The pamphlet continues: “This Chapel, known as the Bell End Chapel, served Methodism in Kempston at a time of social expansion and increasing population. Bell End at that time was an overcrowded area and to serve the neighbourhood the Methodists organised a Sunday School which, at that time, were uncommon. On 7th October 1859 the President of the Wesleyan Methodist Conference, the Rev. Samuel Waddy, gave permission for the sale of the old chapel (of five cottages) [WL229] and on 14th February 1861 it was bought by Thomas Robert Brown thus discharging John Brown now a farmer, John Prior, Stonemason; William Smith, plumber and Jabez Smith, who had retired to jersey, James Henman and William Longstaff of their duties as Trustees [WL231]”.

“The Society at Bell End grew and was in need of another Church. A further move was discussed and the Quarterly meeting held at Bedford on 24th March 1858 decided “That a New Chapel be erected at Kempston at a cost not exceeding £650, the debt not to exceed £50”. The new Chapel in High Street was opened on Sunday 22nd April 1860, the Governor of Richmond College, Rev. Alfred Barrett conducting the opening services”.

This chapel was registered in 1854 by William Henry Clarkson of Harpur Street, Bedford, the superintendent minister (a registration cancelled in 1904). At this time the chapel formed part of the Bedford and Ampthill Circuit. The chapel was registered in 1861 by Charles Carter of Harpur Street, the superintendent minister. An organ was installed in the gallery in 1877, at a cost of £40, replacing the old harmonium. This chapel was licensed to conduct marriages in 1890.

The interior of Kempston West Methodist Church in 1960
The interior of Kempston West Methodist Church in 1960

In 1875 the chapel moved into the Bedford Saint Mary’s Circuit. In 1882 the roof was repaired in addition to more minor renovations, all for a cost of £20 and four years later much greater improvements cost nearly £200. In 1893 a vestry and porch were added and the church enlarged costing £337. In 1896 the chapel was re-seated and the organ was moved to the east transept at a cost of £18. The organ was overhauled again in 1909.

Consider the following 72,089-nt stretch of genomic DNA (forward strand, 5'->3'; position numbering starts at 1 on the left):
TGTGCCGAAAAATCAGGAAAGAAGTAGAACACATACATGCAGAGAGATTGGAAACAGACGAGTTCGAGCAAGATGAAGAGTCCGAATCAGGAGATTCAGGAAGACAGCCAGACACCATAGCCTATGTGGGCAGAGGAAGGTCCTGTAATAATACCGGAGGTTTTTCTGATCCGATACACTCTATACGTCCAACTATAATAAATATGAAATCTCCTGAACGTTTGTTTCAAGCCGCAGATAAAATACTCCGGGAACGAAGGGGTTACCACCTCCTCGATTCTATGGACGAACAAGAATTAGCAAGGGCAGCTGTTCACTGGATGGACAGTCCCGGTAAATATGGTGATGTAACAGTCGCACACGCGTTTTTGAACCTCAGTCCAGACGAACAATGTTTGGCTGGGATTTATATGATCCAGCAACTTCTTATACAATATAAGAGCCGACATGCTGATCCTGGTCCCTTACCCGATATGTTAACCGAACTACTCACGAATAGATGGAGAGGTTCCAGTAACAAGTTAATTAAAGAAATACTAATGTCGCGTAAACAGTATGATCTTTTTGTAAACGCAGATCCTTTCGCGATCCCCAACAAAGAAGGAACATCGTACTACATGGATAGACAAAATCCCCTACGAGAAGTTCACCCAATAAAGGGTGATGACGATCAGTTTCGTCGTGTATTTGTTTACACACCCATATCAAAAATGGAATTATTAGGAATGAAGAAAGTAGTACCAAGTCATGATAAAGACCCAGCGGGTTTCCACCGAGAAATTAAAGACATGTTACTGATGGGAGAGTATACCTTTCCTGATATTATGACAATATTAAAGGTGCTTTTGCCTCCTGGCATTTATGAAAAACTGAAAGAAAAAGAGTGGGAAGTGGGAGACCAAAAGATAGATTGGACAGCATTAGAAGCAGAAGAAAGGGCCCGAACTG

In 1932 the Wesleyan Methodists came together with the Primitive and United Methodists to form the Methodist Church of Great Britain. Although the town now had three Methodist chapels it was a growing community and the three buildings were spaced evenly apart and so all three remained open for over twenty years.

In 1942 the chapel moved into the Bedford South Circuit. In 1958 a modern kitchen and cloakrooms were added at a cost of £1,500. Further alterations and renovations occurred in 1967 giving the chapel the frontage it has today [2013]. In 1971 the chapel became part of the Bedford South and Ampthill Circuit and in 2010 joined the newly formed North Bedfordshire Circuit.

Kempston West Methodist Church July 2007
Kemspton West Methodist Church July 2007

Sources

  • MB12: Circuit Stewards' accounts: 1817-1837;
  • WL227: conveyance of cottage from Joseph Savill to Methodist trustees: 1839;
  • WL89: abstract of title of Joseph Allen Piggot to former chapel premises: 1839-1875;
  • WL228: cottage insurance policy: 1839;
  • MB6-7: Appointment of Circuit Stewards including Kempston: 1841-1866;
  • WL229: consent for sale of old chapel by President of the Methodist Conference: 1859;
  • STuncat353: deeds to land purchased for a chapel but not used: 1858-1884;
  • P60/8/2: Kempston All Saints vestry minute book noting rating of new Methodist meeting house: 1859;
  • MB16: Circuit account "Chapel Buildings": 1859-1878;
  • WL230: conditions of sale of old chapel: 1860;
  • WL231: conveyance of old chapel by trustees to Thomas Robert Brown: 1861;
  • POE119/1: chapel noted in abstract of title of 13/15 King William Road, Kempston;
  • MB2116: Kempston West baptism register: 1871-1926;
  • MB1784: Circuit Schedule Book including Kempston West: 1949-1975;
  • X414/31: service sheet for reopening of chapel: 1967